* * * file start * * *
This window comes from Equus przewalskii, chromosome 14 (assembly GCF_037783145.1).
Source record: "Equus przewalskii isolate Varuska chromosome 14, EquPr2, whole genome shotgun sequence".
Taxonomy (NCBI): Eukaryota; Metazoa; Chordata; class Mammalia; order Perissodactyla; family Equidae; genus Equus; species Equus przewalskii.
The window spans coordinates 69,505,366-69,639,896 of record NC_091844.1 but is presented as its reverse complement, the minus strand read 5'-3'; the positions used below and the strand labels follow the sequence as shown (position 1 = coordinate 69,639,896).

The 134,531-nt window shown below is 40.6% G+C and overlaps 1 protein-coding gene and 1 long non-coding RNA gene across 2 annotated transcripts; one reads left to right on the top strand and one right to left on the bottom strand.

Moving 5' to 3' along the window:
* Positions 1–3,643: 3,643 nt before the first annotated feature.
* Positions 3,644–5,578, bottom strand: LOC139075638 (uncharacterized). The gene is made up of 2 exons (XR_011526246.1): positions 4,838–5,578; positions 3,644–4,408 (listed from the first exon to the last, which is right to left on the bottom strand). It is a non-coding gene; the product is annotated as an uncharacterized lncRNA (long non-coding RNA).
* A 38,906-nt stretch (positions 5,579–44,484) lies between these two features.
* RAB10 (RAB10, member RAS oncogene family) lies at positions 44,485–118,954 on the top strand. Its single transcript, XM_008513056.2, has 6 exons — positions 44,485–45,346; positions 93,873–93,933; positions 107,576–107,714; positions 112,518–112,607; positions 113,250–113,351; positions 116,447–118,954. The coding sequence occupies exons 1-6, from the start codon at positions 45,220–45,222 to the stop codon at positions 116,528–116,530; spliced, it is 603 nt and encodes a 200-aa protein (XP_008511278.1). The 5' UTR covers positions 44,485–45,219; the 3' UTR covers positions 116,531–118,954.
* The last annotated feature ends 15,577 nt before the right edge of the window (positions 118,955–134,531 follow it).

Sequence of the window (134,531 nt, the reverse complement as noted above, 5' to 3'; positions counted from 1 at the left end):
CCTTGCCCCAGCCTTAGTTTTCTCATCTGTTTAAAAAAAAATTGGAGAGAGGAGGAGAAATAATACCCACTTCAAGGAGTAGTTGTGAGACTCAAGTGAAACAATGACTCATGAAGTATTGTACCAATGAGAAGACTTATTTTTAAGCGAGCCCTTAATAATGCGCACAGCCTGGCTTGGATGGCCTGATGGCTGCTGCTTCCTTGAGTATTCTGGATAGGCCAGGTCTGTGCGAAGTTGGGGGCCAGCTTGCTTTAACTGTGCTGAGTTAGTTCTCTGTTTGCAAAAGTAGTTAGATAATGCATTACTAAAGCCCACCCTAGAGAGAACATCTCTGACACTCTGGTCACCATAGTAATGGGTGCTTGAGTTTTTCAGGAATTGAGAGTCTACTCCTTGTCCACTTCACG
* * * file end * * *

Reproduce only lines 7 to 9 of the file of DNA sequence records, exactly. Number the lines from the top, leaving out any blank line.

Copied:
* Positions 1–3,643: 3,643 nt before the first annotated feature.
* Positions 3,644–5,578, bottom strand: LOC139075638 (uncharacterized). The gene is made up of 2 exons (XR_011526246.1): positions 4,838–5,578; positions 3,644–4,408 (listed from the first exon to the last, which is right to left on the bottom strand). It is a non-coding gene; the product is annotated as an uncharacterized lncRNA (long non-coding RNA).
* A 38,906-nt stretch (positions 5,579–44,484) lies between these two features.